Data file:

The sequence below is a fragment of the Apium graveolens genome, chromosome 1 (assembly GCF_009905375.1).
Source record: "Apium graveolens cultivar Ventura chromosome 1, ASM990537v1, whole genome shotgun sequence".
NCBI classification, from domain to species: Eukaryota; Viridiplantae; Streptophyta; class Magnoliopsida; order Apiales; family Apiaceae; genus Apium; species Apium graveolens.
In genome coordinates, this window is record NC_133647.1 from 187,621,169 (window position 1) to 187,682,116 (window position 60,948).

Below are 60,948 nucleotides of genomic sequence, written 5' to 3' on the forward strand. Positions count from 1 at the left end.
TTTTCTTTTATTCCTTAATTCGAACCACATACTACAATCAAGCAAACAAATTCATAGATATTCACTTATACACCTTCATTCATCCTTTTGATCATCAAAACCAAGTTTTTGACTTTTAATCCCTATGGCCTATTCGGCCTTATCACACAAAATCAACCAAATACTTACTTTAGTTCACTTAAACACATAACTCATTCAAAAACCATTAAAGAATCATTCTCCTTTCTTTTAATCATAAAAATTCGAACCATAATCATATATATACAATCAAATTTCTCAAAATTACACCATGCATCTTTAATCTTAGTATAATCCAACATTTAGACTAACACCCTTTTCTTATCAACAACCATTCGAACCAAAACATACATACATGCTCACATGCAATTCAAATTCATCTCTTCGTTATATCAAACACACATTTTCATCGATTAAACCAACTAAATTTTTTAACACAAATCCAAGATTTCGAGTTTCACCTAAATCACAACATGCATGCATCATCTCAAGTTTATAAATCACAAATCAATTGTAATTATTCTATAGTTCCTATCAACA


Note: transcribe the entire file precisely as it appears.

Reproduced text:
The sequence below is a fragment of the Apium graveolens genome, chromosome 1 (assembly GCF_009905375.1).
Source record: "Apium graveolens cultivar Ventura chromosome 1, ASM990537v1, whole genome shotgun sequence".
NCBI classification, from domain to species: Eukaryota; Viridiplantae; Streptophyta; class Magnoliopsida; order Apiales; family Apiaceae; genus Apium; species Apium graveolens.
In genome coordinates, this window is record NC_133647.1 from 187,621,169 (window position 1) to 187,682,116 (window position 60,948).

Below are 60,948 nucleotides of genomic sequence, written 5' to 3' on the forward strand. Positions count from 1 at the left end.
TTTTCTTTTATTCCTTAATTCGAACCACATACTACAATCAAGCAAACAAATTCATAGATATTCACTTATACACCTTCATTCATCCTTTTGATCATCAAAACCAAGTTTTTGACTTTTAATCCCTATGGCCTATTCGGCCTTATCACACAAAATCAACCAAATACTTACTTTAGTTCACTTAAACACATAACTCATTCAAAAACCATTAAAGAATCATTCTCCTTTCTTTTAATCATAAAAATTCGAACCATAATCATATATATACAATCAAATTTCTCAAAATTACACCATGCATCTTTAATCTTAGTATAATCCAACATTTAGACTAACACCCTTTTCTTATCAACAACCATTCGAACCAAAACATACATACATGCTCACATGCAATTCAAATTCATCTCTTCGTTATATCAAACACACATTTTCATCGATTAAACCAACTAAATTTTTTAACACAAATCCAAGATTTCGAGTTTCACCTAAATCACAACATGCATGCATCATCTCAAGTTTATAAATCACAAATCAATTGTAATTATTCTATAGTTCCTATCAACA